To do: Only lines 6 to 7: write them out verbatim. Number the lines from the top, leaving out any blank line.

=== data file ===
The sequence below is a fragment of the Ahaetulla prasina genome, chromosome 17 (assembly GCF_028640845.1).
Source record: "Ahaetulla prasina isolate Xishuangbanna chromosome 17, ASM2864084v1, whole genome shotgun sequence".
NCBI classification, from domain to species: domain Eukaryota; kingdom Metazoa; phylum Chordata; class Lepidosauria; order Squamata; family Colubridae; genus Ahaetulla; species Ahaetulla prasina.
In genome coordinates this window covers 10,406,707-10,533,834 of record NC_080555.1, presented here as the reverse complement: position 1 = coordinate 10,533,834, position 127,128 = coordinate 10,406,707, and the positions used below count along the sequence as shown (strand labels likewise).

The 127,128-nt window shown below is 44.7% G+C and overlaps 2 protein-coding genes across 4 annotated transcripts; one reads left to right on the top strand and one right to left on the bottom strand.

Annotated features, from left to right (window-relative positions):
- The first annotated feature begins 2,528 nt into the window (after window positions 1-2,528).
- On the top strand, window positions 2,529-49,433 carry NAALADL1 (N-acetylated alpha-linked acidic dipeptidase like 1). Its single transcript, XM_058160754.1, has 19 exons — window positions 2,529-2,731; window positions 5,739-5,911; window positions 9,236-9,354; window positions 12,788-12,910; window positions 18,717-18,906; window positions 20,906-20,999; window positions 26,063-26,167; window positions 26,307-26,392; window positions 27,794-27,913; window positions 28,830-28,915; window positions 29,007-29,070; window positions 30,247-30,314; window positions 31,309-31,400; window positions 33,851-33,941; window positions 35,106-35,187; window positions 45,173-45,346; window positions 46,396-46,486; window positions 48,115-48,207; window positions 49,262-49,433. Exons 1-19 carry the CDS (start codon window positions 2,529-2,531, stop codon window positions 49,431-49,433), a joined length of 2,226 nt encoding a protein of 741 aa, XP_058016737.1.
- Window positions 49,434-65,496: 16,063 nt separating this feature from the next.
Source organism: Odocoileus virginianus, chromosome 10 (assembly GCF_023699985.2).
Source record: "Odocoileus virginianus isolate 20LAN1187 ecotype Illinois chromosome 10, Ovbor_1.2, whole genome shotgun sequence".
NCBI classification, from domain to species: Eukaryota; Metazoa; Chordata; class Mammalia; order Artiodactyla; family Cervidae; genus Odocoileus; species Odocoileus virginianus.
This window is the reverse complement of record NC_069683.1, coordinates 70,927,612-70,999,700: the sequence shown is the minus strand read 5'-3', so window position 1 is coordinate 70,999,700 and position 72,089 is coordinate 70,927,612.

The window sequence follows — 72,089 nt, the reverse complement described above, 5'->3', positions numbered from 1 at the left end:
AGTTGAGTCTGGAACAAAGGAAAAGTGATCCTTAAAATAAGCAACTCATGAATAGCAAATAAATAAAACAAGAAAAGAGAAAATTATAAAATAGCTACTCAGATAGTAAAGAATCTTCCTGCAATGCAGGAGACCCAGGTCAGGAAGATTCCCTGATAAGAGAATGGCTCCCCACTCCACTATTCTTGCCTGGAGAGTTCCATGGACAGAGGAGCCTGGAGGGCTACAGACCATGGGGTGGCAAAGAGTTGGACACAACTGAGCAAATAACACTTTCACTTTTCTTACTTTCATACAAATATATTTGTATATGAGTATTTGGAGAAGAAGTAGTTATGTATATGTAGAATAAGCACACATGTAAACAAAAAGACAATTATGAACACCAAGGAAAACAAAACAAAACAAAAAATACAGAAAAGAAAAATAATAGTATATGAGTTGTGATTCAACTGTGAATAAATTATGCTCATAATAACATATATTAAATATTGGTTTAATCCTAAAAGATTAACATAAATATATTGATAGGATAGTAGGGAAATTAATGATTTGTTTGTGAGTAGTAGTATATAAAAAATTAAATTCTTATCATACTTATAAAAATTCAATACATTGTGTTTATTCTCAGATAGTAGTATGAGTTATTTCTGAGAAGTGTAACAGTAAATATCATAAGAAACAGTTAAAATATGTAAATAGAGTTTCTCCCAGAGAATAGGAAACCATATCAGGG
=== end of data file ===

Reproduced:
Annotated features, from left to right (window-relative positions):
- The first annotated feature begins 2,528 nt into the window (after window positions 1-2,528).